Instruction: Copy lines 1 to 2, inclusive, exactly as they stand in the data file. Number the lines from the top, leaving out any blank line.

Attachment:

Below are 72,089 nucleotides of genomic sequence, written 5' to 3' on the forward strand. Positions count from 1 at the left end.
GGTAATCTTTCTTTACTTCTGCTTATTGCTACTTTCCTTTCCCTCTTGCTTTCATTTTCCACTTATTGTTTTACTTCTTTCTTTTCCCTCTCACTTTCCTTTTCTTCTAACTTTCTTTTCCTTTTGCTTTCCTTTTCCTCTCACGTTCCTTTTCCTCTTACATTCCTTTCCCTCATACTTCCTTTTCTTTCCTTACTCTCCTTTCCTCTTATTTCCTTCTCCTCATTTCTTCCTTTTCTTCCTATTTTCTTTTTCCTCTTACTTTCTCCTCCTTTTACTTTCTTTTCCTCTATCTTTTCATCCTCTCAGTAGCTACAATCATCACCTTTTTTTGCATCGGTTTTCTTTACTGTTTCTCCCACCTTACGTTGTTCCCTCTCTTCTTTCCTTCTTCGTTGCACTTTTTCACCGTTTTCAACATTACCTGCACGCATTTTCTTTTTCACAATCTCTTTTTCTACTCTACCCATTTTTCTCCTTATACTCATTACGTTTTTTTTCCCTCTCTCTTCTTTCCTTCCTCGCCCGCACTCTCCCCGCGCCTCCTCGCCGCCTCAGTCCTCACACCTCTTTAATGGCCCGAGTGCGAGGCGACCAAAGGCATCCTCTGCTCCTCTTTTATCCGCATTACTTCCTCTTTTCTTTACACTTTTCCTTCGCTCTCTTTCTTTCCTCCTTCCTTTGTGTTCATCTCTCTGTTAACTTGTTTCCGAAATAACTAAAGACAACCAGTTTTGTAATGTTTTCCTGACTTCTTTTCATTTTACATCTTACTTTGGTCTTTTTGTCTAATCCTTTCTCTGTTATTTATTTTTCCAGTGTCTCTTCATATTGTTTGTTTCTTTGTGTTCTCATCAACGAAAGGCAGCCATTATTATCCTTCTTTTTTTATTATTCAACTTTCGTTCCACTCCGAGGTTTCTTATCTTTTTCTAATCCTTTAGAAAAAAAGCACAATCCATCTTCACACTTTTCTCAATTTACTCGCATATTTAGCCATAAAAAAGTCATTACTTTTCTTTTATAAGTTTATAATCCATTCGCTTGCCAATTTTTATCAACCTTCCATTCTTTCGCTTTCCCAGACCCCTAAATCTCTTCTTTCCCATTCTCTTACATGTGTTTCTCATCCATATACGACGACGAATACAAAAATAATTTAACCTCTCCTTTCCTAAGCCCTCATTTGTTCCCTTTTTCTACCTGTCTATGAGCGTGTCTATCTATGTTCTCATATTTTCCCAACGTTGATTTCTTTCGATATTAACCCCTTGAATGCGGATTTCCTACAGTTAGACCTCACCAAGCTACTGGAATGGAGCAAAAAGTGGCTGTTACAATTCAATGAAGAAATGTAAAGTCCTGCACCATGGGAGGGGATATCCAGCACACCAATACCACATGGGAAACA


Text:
Below are 72,089 nucleotides of genomic sequence, written 5' to 3' on the forward strand. Positions count from 1 at the left end.
GGTAATCTTTCTTTACTTCTGCTTATTGCTACTTTCCTTTCCCTCTTGCTTTCATTTTCCACTTATTGTTTTACTTCTTTCTTTTCCCTCTCACTTTCCTTTTCTTCTAACTTTCTTTTCCTTTTGCTTTCCTTTTCCTCTCACGTTCCTTTTCCTCTTACATTCCTTTCCCTCATACTTCCTTTTCTTTCCTTACTCTCCTTTCCTCTTATTTCCTTCTCCTCATTTCTTCCTTTTCTTCCTATTTTCTTTTTCCTCTTACTTTCTCCTCCTTTTACTTTCTTTTCCTCTATCTTTTCATCCTCTCAGTAGCTACAATCATCACCTTTTTTTGCATCGGTTTTCTTTACTGTTTCTCCCACCTTACGTTGTTCCCTCTCTTCTTTCCTTCTTCGTTGCACTTTTTCACCGTTTTCAACATTACCTGCACGCATTTTCTTTTTCACAATCTCTTTTTCTACTCTACCCATTTTTCTCCTTATACTCATTACGTTTTTTTTCCCTCTCTCTTCTTTCCTTCCTCGCCCGCACTCTCCCCGCGCCTCCTCGCCGCCTCAGTCCTCACACCTCTTTAATGGCCCGAGTGCGAGGCGACCAAAGGCATCCTCTGCTCCTCTTTTATCCGCATTACTTCCTCTTTTCTTTACACTTTTCCTTCGCTCTCTTTCTTTCCTCCTTCCTTTGTGTTCATCTCTCTGTTAACTTGTTTCCGAAATAACTAAAGACAACCAGTTTTGTAATGTTTTCCTGACTTCTTTTCATTTTACATCTTACTTTGGTCTTTTTGTCTAATCCTTTCTCTGTTATTTATTTTTCCAGTGTCTCTTCATATTGTTTGTTTCTTTGTGTTCTCATCAACGAAAGGCAGCCATTATTATCCTTCTTTTTTTATTATTCAACTTTCGTTCCACTCCGAGGTTTCTTATCTTTTTCTAATCCTTTAGAAAAAAAGCACAATCCATCTTCACACTTTTCTCAATTTACTCGCATATTTAGCCATAAAAAAGTCATTACTTTTCTTTTATAAGTTTATAATCCATTCGCTTGCCAATTTTTATCAACCTTCCATTCTTTCGCTTTCCCAGACCCCTAAATCTCTTCTTTCCCATTCTCTTACATGTGTTTCTCATCCATATACGACGACGAATACAAAAATAATTTAACCTCTCCTTTCCTAAGCCCTCATTTGTTCCCTTTTTCTACCTGTCTATGAGCGTGTCTATCTATGTTCTCATATTTTCCCAACGTTGATTTCTTTCGATATTAACCCCTTGAATGCGGATTTCCTACAGTTAGACCTCACCAAGCTACTGGAATGGAGCAAAAAGTGGCTGTTACAATTCAATGAAGAAATGTAAAGTCCTGCACCATGGGAGGGGATATCCAGCACACCAATACCACATGGGAAACA